(Last Updated On: January 19, 2016)

Web trends in 2016 are very interesting. I think it is a continuation of previous year changes and a huge movement into the responsive design of websites that currently have to operate on various devices, displays and resolutions.

I read an interesting article about UX changes for laptops with touch screens. Some researches prove that people totally differently touch screens in tablets than in laptops.

It means that the design of websites should take it into account.

Overall web design trends in 2016 are following

  • Fewer Pages, More Focus on offer

“Many SEO and website experts have long suggested that ‘bigger is better.’ Their argument is that a site with lots of pages has the best chance to rank for a wide variety of key terms. The problem with creating incredibly dense websites is that they can be confusing for people to use and they can be difficult to keep updated. Outdated pages and content are often left neglected, creating sites that are bloated and no longer relevant. Many websites have begun to take the opposite approach to this ‘bigger is better’ recommendation. Smaller sites are hyper-focused on specific topics, eliminating any pages or content that aren’t critical to the user experience. This ‘less is more’ trend can be seen in the popularity of single-page websites, including parallax sites. You can also see it in sites that have aggressively simplified their sitemaps.” — The Next Web

  • A New Color Trends

The popularity of vibrant colors specifically will rise and flow as trends change. As such techniques are cyclical, we’ll likely see a return of some older techniques that have been reinvented. For example, perhaps gradients will make a comeback and breathe new life into the bright color trend. With only bright blues, Zample+me uses a gradient effect on its background without falling into dull tones. This easy style fits comfortably with the minimalist layout of the site, and the flat design attributes of the interactive icons. Zample+Me shows the trend evolving, not fading away.” — Sitepoint

“The behavioral patterns that humans follow come from a variety of external responses, in all levels of importance, and at all different times of day. Sometimes, colors, formats or even layouts, inspire us while other times, we’re compelled by emotion to take further action.

When even we as marketers become enticed without realizing why, it’s far too easy to forget that the prospects we’re targeting have the same behavioral patterns as the rest of us. Thankfully, with the use of neuromarketing and color psychology, there are some amazing ways to help us better connect with our readers.” — emagine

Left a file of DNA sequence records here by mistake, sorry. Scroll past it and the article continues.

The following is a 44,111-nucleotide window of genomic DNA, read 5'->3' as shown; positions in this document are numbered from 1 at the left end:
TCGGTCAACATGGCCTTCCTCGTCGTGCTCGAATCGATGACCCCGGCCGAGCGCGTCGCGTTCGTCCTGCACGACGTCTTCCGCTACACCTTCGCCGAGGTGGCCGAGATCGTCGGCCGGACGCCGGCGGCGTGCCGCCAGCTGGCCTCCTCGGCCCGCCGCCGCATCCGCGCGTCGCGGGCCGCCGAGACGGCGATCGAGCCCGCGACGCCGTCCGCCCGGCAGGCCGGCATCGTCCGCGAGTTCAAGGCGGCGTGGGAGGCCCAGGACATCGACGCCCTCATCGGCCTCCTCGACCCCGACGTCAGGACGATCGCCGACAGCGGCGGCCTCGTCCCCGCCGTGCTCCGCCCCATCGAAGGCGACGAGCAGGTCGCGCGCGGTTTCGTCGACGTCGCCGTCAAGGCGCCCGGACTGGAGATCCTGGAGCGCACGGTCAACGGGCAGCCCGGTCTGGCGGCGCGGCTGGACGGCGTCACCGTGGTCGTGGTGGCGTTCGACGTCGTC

• Full width images

Full width images are more interesting and capturing more attention. Especially nice stylish and simple images are very welcomed.

  • Going Bold to Stand Out

“Because websites are being designed for consumption on a wide variety of screen types and because just a handful of operating systems dominate the mobile market we’re seeing particular design elements become more and more common. You’ve surely noticed the proliferation of similar WordPress themes, as well as websites that borrow UI elements (buttons, menus, etc.) from iOS and Android. This means two things: First, that websites will continue to look similar to each other and second, that, with the fundamental aspects of UI all but standardized, web designers will be free to find new ways to help their websites really stand out. For example: I predict bolder use of animations and transitions, along with more inventive use of colors. Consider the approach Medium has taken by drawing attention to highlighted phrases with a brilliant, electric green. Even as our design language continues to narrow and find common ground, we’re going to see out-of-the-box thinking and striking design choices become more important than ever.” — Forbes

  • Split-Screen Layouts

“If you offer several types of products, services or categories, it makes sense to split your users into the correct landing page as soon as possible. By using a split screen, you quickly allow your audience to ‘choose their own adventure’ and head to where they will more likely convert.” — The Deep End

Please find below a very nice infographics by The Deep End Chicago

2016 Web Design Trends to Boost Conversions – An infographic by The Deep End Chicago

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